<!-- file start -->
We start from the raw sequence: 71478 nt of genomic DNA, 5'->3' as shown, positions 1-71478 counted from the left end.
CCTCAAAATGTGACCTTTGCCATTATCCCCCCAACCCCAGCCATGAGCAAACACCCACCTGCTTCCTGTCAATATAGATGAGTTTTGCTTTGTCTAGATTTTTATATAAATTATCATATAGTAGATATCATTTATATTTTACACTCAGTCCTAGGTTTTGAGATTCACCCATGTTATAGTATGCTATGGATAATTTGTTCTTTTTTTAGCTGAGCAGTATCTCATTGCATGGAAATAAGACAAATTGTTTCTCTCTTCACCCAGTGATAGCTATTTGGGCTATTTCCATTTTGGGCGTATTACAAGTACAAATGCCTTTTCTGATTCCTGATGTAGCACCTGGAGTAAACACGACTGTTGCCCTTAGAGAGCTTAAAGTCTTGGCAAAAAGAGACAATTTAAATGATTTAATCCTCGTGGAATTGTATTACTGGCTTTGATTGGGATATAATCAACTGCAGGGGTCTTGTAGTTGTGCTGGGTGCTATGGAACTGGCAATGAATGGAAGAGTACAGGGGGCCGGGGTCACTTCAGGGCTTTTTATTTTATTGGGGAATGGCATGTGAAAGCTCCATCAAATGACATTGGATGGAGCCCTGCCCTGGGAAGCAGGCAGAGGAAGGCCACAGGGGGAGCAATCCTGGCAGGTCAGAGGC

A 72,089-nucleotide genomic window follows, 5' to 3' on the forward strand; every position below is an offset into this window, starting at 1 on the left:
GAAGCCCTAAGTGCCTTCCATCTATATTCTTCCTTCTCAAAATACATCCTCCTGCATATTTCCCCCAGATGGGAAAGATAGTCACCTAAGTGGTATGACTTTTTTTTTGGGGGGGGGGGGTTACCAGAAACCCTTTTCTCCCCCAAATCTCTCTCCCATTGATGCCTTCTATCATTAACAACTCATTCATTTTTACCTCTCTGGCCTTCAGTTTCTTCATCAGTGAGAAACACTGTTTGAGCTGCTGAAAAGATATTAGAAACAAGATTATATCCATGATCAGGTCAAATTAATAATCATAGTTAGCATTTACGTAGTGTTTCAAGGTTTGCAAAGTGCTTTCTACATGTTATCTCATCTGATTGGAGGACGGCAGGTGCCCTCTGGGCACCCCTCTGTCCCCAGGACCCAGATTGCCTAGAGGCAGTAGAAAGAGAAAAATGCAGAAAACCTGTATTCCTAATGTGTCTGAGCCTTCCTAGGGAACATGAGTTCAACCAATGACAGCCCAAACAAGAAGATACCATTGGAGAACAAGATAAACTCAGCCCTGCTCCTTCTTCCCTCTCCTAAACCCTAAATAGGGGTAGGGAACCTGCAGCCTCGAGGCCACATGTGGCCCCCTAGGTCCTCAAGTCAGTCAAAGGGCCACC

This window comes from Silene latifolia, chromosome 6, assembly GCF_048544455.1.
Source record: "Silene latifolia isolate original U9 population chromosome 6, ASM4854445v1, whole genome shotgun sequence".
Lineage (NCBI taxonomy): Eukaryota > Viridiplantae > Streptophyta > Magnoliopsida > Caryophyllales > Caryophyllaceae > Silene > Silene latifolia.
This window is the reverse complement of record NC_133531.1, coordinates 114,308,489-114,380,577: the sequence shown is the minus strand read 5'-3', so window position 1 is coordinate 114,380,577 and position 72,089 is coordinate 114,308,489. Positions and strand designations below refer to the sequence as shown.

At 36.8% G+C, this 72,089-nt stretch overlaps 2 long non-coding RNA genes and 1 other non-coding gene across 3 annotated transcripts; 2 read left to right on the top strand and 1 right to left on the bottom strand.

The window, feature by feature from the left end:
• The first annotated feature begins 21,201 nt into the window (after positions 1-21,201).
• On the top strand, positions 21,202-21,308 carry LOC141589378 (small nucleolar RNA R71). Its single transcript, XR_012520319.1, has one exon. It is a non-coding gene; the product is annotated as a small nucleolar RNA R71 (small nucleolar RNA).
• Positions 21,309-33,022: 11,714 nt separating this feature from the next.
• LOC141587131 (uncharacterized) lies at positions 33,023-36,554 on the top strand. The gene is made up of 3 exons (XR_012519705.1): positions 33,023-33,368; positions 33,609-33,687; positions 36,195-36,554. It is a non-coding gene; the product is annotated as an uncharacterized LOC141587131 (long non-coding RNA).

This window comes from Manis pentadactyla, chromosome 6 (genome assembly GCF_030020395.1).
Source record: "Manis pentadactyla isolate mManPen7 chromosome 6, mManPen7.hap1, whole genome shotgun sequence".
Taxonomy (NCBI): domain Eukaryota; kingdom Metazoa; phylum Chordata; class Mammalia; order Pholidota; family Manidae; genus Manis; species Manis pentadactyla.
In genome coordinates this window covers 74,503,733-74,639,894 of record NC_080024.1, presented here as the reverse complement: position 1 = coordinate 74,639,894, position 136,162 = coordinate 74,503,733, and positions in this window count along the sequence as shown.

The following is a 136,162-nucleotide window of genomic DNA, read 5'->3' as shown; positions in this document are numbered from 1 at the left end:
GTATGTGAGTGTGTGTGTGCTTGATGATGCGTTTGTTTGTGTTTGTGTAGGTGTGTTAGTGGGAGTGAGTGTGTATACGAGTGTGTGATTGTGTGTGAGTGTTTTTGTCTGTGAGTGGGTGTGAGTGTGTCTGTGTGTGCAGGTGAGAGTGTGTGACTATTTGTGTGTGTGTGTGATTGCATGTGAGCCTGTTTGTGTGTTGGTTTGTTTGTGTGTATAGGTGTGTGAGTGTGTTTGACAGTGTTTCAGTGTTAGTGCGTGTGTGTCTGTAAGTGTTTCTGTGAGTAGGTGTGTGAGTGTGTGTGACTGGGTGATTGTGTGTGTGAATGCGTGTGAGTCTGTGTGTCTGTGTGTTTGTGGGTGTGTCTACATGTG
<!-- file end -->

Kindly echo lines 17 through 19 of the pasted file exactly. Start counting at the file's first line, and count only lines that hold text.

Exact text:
Taxonomy (NCBI): domain Eukaryota; kingdom Metazoa; phylum Chordata; class Mammalia; order Pholidota; family Manidae; genus Manis; species Manis pentadactyla.
In genome coordinates this window covers 74,503,733-74,639,894 of record NC_080024.1, presented here as the reverse complement: position 1 = coordinate 74,639,894, position 136,162 = coordinate 74,503,733, and positions in this window count along the sequence as shown.

The following is a 136,162-nucleotide window of genomic DNA, read 5'->3' as shown; positions in this document are numbered from 1 at the left end: